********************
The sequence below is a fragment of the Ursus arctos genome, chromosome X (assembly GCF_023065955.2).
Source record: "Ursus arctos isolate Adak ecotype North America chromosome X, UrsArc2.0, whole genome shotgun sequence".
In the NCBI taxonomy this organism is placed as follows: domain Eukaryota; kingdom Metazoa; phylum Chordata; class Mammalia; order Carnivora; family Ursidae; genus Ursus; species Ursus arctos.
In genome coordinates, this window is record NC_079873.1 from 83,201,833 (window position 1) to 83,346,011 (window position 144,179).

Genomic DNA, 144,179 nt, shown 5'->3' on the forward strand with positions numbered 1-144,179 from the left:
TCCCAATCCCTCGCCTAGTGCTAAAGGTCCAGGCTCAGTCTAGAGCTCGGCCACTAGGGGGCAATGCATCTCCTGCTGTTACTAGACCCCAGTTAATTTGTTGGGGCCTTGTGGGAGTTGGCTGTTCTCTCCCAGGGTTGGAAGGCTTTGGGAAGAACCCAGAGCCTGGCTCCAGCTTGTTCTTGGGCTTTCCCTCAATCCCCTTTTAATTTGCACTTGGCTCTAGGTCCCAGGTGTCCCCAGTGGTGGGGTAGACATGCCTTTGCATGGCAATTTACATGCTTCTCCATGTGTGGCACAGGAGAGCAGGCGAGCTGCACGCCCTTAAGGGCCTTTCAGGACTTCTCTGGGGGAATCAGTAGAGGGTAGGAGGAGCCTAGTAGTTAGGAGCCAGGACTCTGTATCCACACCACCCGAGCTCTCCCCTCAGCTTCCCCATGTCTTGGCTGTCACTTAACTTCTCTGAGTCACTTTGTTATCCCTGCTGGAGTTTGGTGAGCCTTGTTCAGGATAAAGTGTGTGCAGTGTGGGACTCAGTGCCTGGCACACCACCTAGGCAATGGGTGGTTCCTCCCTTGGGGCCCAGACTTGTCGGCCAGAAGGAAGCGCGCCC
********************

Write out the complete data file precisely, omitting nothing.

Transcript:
The sequence below is a fragment of the Ursus arctos genome, chromosome X (assembly GCF_023065955.2).
Source record: "Ursus arctos isolate Adak ecotype North America chromosome X, UrsArc2.0, whole genome shotgun sequence".
In the NCBI taxonomy this organism is placed as follows: domain Eukaryota; kingdom Metazoa; phylum Chordata; class Mammalia; order Carnivora; family Ursidae; genus Ursus; species Ursus arctos.
In genome coordinates, this window is record NC_079873.1 from 83,201,833 (window position 1) to 83,346,011 (window position 144,179).

Genomic DNA, 144,179 nt, shown 5'->3' on the forward strand with positions numbered 1-144,179 from the left:
TCCCAATCCCTCGCCTAGTGCTAAAGGTCCAGGCTCAGTCTAGAGCTCGGCCACTAGGGGGCAATGCATCTCCTGCTGTTACTAGACCCCAGTTAATTTGTTGGGGCCTTGTGGGAGTTGGCTGTTCTCTCCCAGGGTTGGAAGGCTTTGGGAAGAACCCAGAGCCTGGCTCCAGCTTGTTCTTGGGCTTTCCCTCAATCCCCTTTTAATTTGCACTTGGCTCTAGGTCCCAGGTGTCCCCAGTGGTGGGGTAGACATGCCTTTGCATGGCAATTTACATGCTTCTCCATGTGTGGCACAGGAGAGCAGGCGAGCTGCACGCCCTTAAGGGCCTTTCAGGACTTCTCTGGGGGAATCAGTAGAGGGTAGGAGGAGCCTAGTAGTTAGGAGCCAGGACTCTGTATCCACACCACCCGAGCTCTCCCCTCAGCTTCCCCATGTCTTGGCTGTCACTTAACTTCTCTGAGTCACTTTGTTATCCCTGCTGGAGTTTGGTGAGCCTTGTTCAGGATAAAGTGTGTGCAGTGTGGGACTCAGTGCCTGGCACACCACCTAGGCAATGGGTGGTTCCTCCCTTGGGGCCCAGACTTGTCGGCCAGAAGGAAGCGCGCCC